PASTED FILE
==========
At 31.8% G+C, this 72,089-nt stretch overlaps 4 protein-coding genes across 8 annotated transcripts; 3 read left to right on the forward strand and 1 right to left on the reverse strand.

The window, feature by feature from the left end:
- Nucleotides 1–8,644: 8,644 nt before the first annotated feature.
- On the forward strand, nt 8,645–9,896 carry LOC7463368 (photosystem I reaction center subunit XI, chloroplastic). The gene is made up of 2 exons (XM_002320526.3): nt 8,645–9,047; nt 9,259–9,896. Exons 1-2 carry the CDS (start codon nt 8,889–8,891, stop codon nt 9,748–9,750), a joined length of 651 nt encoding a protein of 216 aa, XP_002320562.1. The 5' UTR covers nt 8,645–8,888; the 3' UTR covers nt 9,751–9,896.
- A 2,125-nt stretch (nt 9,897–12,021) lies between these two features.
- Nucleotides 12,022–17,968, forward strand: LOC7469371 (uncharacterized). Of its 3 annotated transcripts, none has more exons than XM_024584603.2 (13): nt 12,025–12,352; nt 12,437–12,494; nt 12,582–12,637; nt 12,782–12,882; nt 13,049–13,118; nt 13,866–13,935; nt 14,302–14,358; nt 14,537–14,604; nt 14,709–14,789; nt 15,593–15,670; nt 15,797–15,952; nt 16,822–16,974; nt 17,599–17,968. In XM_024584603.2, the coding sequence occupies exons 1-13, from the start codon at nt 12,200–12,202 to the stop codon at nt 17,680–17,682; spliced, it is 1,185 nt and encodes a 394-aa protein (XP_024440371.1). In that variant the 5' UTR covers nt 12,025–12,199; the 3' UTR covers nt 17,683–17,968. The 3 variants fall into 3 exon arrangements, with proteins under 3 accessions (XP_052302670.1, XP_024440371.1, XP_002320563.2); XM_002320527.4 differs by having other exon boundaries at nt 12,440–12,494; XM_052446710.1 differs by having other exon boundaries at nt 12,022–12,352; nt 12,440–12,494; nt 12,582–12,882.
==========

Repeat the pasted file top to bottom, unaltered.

At 31.8% G+C, this 72,089-nt stretch overlaps 4 protein-coding genes across 8 annotated transcripts; 3 read left to right on the forward strand and 1 right to left on the reverse strand.

The window, feature by feature from the left end:
- Nucleotides 1–8,644: 8,644 nt before the first annotated feature.
- On the forward strand, nt 8,645–9,896 carry LOC7463368 (photosystem I reaction center subunit XI, chloroplastic). The gene is made up of 2 exons (XM_002320526.3): nt 8,645–9,047; nt 9,259–9,896. Exons 1-2 carry the CDS (start codon nt 8,889–8,891, stop codon nt 9,748–9,750), a joined length of 651 nt encoding a protein of 216 aa, XP_002320562.1. The 5' UTR covers nt 8,645–8,888; the 3' UTR covers nt 9,751–9,896.
- A 2,125-nt stretch (nt 9,897–12,021) lies between these two features.
- Nucleotides 12,022–17,968, forward strand: LOC7469371 (uncharacterized). Of its 3 annotated transcripts, none has more exons than XM_024584603.2 (13): nt 12,025–12,352; nt 12,437–12,494; nt 12,582–12,637; nt 12,782–12,882; nt 13,049–13,118; nt 13,866–13,935; nt 14,302–14,358; nt 14,537–14,604; nt 14,709–14,789; nt 15,593–15,670; nt 15,797–15,952; nt 16,822–16,974; nt 17,599–17,968. In XM_024584603.2, the coding sequence occupies exons 1-13, from the start codon at nt 12,200–12,202 to the stop codon at nt 17,680–17,682; spliced, it is 1,185 nt and encodes a 394-aa protein (XP_024440371.1). In that variant the 5' UTR covers nt 12,025–12,199; the 3' UTR covers nt 17,683–17,968. The 3 variants fall into 3 exon arrangements, with proteins under 3 accessions (XP_052302670.1, XP_024440371.1, XP_002320563.2); XM_002320527.4 differs by having other exon boundaries at nt 12,440–12,494; XM_052446710.1 differs by having other exon boundaries at nt 12,022–12,352; nt 12,440–12,494; nt 12,582–12,882.